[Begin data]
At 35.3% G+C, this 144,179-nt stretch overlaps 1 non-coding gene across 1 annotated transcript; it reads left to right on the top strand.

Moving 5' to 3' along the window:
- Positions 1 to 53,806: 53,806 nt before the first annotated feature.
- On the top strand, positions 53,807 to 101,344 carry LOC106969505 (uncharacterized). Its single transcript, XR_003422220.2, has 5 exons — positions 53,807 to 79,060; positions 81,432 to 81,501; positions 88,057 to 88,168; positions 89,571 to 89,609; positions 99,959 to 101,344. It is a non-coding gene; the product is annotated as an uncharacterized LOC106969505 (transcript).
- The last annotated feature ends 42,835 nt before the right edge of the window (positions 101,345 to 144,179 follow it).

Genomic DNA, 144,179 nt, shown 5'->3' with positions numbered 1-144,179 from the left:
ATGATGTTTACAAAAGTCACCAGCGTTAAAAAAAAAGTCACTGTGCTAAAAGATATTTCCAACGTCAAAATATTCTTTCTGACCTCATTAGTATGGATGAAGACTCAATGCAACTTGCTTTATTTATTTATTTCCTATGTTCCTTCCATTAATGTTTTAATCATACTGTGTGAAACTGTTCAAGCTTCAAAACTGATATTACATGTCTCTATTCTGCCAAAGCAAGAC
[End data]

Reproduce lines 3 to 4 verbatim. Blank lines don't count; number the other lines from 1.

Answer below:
- Positions 1 to 53,806: 53,806 nt before the first annotated feature.
- On the top strand, positions 53,807 to 101,344 carry LOC106969505 (uncharacterized). Its single transcript, XR_003422220.2, has 5 exons — positions 53,807 to 79,060; positions 81,432 to 81,501; positions 88,057 to 88,168; positions 89,571 to 89,609; positions 99,959 to 101,344. It is a non-coding gene; the product is annotated as an uncharacterized LOC106969505 (transcript).